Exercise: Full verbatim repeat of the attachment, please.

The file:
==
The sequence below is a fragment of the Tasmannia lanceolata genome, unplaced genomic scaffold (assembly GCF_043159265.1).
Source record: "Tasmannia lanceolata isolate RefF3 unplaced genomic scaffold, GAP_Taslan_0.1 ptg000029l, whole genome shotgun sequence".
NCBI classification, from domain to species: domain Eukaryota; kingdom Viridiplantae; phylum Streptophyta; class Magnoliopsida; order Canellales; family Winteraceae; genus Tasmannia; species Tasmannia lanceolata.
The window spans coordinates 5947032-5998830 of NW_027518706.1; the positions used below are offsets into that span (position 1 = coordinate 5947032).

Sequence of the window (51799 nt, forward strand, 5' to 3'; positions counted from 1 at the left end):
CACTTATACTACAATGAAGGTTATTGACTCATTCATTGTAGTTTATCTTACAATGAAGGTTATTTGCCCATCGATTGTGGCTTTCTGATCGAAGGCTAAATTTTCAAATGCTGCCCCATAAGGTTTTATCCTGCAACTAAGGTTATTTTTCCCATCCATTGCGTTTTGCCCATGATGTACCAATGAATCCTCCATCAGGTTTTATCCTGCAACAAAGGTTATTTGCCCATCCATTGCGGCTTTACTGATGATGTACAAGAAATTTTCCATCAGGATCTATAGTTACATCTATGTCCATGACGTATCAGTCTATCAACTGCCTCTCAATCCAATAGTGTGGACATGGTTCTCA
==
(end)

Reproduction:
The sequence below is a fragment of the Tasmannia lanceolata genome, unplaced genomic scaffold (assembly GCF_043159265.1).
Source record: "Tasmannia lanceolata isolate RefF3 unplaced genomic scaffold, GAP_Taslan_0.1 ptg000029l, whole genome shotgun sequence".
NCBI classification, from domain to species: domain Eukaryota; kingdom Viridiplantae; phylum Streptophyta; class Magnoliopsida; order Canellales; family Winteraceae; genus Tasmannia; species Tasmannia lanceolata.
The window spans coordinates 5947032-5998830 of NW_027518706.1; the positions used below are offsets into that span (position 1 = coordinate 5947032).

Sequence of the window (51799 nt, forward strand, 5' to 3'; positions counted from 1 at the left end):
CACTTATACTACAATGAAGGTTATTGACTCATTCATTGTAGTTTATCTTACAATGAAGGTTATTTGCCCATCGATTGTGGCTTTCTGATCGAAGGCTAAATTTTCAAATGCTGCCCCATAAGGTTTTATCCTGCAACTAAGGTTATTTTTCCCATCCATTGCGTTTTGCCCATGATGTACCAATGAATCCTCCATCAGGTTTTATCCTGCAACAAAGGTTATTTGCCCATCCATTGCGGCTTTACTGATGATGTACAAGAAATTTTCCATCAGGATCTATAGTTACATCTATGTCCATGACGTATCAGTCTATCAACTGCCTCTCAATCCAATAGTGTGGACATGGTTCTCA